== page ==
Book Review: Off the Clock


Marnie Parmenter // Blessed Bookshelf

4 Comments

June 6  

So teach us to number our days that we may get a heart of wisdom (Psalm 90:12).

I’m a “Penelope” . . . if that means anything to you, we understand each other, at least a little—planners, office supplies, a good life-hack—you are speaking my love language. As to the productivity genre, I’ve read the books. And while I think it is hard to argue that a basic level of organization doesn’t have its place in a well-ordered life (not that some of my children haven’t tried!), productivity has a dark side. The never-ending quest for efficiency and self-improvement applied without prudence and supernatural vision leads to the tyranny of what Josef Pieper calls the “total world of work” (Leisure: the Basis of Culture). This mentality is bent on wringing maximum productivity out of every human life and valuing people accordingly. The productivity quest also tempts us to reduce the people around us—immortal souls and living, breathing images of God—to problems to be solved, to do lists to be checked off, or to obstacles to the efficiency and self-improvement we seek.

When I find myself going down the path of the dark side of productivity, there is a quote I bring to mind. In “Character Building,” a masterful treatise on the virtues, David Isaacs writes on the virtue of orderliness: “Regarding order in the home as a necessary condition for family life and good relationships between all the members is very different from imposing it as a requirement based on parental obsession. Orderliness should never go so far as to smother a spontaneous and loving way of life. We are not suggesting that our life should be structured in every detail, but only sufficiently to make it possible to pursue certain important objectives. And this means being prudent.”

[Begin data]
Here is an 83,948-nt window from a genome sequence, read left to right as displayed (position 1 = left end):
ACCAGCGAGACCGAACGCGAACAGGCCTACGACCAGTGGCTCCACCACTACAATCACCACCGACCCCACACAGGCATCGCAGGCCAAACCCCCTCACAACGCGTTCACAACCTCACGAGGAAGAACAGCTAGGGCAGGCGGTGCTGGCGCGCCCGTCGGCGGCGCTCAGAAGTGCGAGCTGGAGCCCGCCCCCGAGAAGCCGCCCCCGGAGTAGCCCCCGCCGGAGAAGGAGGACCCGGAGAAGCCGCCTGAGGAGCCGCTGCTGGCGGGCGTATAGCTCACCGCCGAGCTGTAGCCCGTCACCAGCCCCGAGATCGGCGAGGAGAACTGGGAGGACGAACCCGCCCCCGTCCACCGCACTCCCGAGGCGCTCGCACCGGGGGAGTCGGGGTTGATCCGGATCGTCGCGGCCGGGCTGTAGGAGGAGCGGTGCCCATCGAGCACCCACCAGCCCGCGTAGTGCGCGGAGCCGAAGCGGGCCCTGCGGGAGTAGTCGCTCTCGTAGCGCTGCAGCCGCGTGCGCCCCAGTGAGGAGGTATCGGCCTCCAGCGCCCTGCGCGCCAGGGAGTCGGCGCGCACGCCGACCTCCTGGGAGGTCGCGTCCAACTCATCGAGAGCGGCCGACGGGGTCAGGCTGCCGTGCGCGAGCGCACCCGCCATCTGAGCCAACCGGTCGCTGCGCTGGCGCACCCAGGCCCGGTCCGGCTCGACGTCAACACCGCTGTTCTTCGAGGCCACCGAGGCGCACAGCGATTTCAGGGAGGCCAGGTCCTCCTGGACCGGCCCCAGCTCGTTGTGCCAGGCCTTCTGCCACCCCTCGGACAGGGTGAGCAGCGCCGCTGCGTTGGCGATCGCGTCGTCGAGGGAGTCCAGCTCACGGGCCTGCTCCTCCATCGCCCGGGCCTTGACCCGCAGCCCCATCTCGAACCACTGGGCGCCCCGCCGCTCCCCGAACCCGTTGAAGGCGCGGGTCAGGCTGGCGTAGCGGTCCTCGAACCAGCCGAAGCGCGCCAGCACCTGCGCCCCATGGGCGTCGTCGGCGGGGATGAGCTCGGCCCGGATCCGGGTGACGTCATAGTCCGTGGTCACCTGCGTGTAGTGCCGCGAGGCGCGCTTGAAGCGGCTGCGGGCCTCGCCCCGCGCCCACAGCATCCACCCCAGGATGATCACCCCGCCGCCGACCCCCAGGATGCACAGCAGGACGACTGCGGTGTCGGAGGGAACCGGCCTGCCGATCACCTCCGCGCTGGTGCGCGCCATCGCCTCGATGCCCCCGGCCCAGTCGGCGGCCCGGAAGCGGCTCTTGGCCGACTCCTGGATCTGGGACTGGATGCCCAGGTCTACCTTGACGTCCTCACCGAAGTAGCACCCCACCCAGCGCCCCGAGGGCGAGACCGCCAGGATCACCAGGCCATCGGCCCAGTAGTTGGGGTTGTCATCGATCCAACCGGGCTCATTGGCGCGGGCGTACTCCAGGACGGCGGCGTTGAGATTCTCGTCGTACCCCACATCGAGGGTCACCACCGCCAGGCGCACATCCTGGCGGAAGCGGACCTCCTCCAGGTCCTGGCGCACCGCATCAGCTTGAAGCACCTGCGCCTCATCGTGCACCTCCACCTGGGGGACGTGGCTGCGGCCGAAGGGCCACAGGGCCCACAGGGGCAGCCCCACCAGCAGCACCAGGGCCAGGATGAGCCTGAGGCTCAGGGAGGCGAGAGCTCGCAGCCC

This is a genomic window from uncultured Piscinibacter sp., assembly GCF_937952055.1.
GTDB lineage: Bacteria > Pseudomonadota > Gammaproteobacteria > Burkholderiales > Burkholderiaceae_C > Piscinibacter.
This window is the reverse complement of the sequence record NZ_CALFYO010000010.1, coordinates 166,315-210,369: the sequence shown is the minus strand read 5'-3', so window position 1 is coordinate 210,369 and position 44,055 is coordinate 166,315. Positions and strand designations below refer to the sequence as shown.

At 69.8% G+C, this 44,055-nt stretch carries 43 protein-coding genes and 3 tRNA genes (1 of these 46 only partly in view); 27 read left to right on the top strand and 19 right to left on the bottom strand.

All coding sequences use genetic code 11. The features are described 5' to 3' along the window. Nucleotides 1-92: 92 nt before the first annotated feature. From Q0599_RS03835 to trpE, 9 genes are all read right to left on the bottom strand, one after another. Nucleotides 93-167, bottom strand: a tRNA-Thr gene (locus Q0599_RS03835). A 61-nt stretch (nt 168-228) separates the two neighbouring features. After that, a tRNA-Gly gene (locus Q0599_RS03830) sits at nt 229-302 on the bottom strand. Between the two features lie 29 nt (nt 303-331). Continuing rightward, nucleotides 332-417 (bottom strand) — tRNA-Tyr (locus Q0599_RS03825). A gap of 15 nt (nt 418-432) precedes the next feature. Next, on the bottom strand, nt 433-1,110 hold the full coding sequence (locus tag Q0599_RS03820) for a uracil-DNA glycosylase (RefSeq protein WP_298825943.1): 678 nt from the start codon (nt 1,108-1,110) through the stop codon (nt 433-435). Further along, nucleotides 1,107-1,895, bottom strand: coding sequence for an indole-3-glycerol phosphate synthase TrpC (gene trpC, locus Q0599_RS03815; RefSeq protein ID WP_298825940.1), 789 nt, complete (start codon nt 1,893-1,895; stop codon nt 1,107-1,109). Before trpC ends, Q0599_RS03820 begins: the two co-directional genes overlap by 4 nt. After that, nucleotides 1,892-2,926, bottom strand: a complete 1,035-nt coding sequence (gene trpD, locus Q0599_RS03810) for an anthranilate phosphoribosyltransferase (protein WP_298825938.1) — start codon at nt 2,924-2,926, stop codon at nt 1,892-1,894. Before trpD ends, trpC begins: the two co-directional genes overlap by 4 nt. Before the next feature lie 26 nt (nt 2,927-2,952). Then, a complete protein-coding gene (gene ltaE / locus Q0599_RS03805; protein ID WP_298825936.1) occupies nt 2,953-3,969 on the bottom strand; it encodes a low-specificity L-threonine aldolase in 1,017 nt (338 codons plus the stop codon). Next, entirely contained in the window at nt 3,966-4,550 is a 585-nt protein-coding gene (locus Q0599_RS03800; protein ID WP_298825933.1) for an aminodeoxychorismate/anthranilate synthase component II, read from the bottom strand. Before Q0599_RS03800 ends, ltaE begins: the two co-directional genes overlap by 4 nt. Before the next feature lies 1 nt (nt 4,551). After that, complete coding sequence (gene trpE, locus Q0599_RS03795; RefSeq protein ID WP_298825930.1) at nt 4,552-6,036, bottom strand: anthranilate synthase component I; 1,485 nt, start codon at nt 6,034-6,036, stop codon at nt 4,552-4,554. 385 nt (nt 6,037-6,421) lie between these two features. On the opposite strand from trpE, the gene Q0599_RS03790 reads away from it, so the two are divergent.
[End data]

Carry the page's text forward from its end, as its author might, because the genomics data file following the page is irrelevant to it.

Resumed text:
Ah, and here we are at prudence, which leads me to my book recommendation, Off the Clock, by Laura Vanderkam. This book is squarely in the productivity genre and purports to help us “feel less busy while getting more done.” Ultimately though, Vanderkam’s theory is more about choosing the important things wisely (exercising prudence) and then disciplining ourselves to experience what we are doing in a focused and undistracted manner. As a mother of a large family with the pervasive feeling of being “too busy,” I found this little book both thoughtful and helpful. Vanderkam’s book is both philosophical, as she touches on ideas of how we experience time and how we create memories, as well as practical, as she offers many suggestions to ease our sense of busyness and exhaustion. The book is arranged in seven short chapters titled after her “Secrets of People with all the Time in the World.”

  1. Tend your garden.
  2. Make life memorable.
  3. Don’t fill time.
  4. Linger.
  5. Invest in your happiness.
  6. Let it go.
  7. People are a good use of time.

Ultimately, her advice amounts to a radical awareness of the gift of time and our ability to spend that gift in a mindful and prudent way. As she points out, “The days are long, but the years are short.”

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